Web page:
Creditors vote Wednesday on THAI rehab plan

Creditors vote Wednesday on THAI rehab plan

Some stakeholders reject debt haircuts

Thai Airways aircraft remain grounded at Suvarnabhumi airport as the airline's creditors vote on Wednesday whether to accept its debt rehabilitation plan. (Photo by Apichit Jinakul)
Thai Airways aircraft remain grounded at Suvarnabhumi airport as the airline's creditors vote on Wednesday whether to accept its debt rehabilitation plan. (Photo by Apichit Jinakul)

If Thai Airways International Plc (THAI) were to go under on decision day, which is Wednesday, creditors would only be paid 12.9% of what is owed to them, a source at the airline warned.

On Wednesday, 13,000 creditors are voting on whether to accept or reject the debt rehabilitation plan prepared by the company. If they vote it down, the airline will be declared bankrupt and the creditors will walk away with 12.9% of what the airline owes them, the source said.

In the event THAI goes into bankruptcy, the next step involves appraising the airline's assets to determine how much the company is able to repay of its debts. The 12.9% estimation, which is a gauge of the airline's repayment capability, is based on the value of the assets the company currently holds.

In early March, the company submitted its rehabilitation plan to the Legal Execution Department, covering debts amounting to around 410 billion baht, after the proposed debt-restructuring plan had been accepted by the Central Bankruptcy Court. Major shareholders between themselves own about 180 billion baht of the total 410 billion baht's worth of THAI's debt.

But if the rehab plan gets adopted at today's meeting, the airline will probably be given a significant period of time to sort out its affairs and turn its financial woes around.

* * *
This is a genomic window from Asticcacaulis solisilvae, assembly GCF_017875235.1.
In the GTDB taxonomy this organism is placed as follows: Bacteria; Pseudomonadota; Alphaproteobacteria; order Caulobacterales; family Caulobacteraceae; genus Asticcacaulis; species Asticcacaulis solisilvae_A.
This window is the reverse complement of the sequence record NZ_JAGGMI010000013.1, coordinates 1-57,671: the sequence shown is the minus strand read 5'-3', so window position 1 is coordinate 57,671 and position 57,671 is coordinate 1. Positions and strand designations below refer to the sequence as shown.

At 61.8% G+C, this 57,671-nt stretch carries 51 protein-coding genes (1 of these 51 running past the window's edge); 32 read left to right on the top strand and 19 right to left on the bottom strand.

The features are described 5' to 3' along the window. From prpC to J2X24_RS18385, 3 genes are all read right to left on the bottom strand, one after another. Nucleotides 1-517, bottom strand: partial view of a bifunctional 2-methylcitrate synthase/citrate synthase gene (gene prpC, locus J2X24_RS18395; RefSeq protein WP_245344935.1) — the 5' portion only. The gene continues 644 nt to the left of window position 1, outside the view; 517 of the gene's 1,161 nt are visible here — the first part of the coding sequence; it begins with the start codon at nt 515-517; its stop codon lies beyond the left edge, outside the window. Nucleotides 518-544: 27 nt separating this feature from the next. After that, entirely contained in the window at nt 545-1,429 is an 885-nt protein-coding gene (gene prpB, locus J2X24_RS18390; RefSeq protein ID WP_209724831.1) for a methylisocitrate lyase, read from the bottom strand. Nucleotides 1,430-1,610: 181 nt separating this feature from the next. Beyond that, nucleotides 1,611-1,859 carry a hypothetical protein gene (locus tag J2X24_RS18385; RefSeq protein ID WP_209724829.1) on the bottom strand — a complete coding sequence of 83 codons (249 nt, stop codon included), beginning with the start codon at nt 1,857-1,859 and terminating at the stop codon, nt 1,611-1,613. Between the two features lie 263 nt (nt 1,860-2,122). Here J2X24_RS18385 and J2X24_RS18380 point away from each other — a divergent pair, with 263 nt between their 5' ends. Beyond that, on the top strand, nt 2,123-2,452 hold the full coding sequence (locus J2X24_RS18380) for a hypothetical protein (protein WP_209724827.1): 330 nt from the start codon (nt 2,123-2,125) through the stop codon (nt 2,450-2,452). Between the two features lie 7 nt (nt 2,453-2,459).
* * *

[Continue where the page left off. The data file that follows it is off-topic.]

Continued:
THAI's rehab plan calls for an extension of the repayment of debt stemming from debentures worth 70 billion baht to a 10-year period, with a debt moratorium allowed in the early stages of repayment, according to the source.

THAI is implementing rigorous cost-cutting measures which so far include shedding several thousand of its employees from its 20,000-strong workforce via early retirement schemes.

The source added the rehab plan does not stipulate that the Finance Ministry must secure a loan to ease the airline's liquidity crunch totaling 50 billion baht.

The plan loosely states that anyone can procure the loan, with the ministry helping during negotiations to obtain cash infusions.

The source said the plan also does not require a haircut to be made as several of the cooperatives form a large group of the creditors who own a combined 40 billion baht's worth of THAI's debentures.

The cooperatives objected to a haircut out of concern the move would mar the cooperatives' financial standing which could spark a panic withdrawal of savings by their members.

The source also said that more than 10 creditors were seeking to revise several areas of the rehab plan. Some have indicated they might opt to defer their vote in today's meeting.

Although the Finance Ministry has the largest chunk of THAI's shares, at 49.9%, it is not the biggest creditor. In fact, its portion of the debt is dwarfed even by the combined value of the airline's bonds held by the cooperatives.

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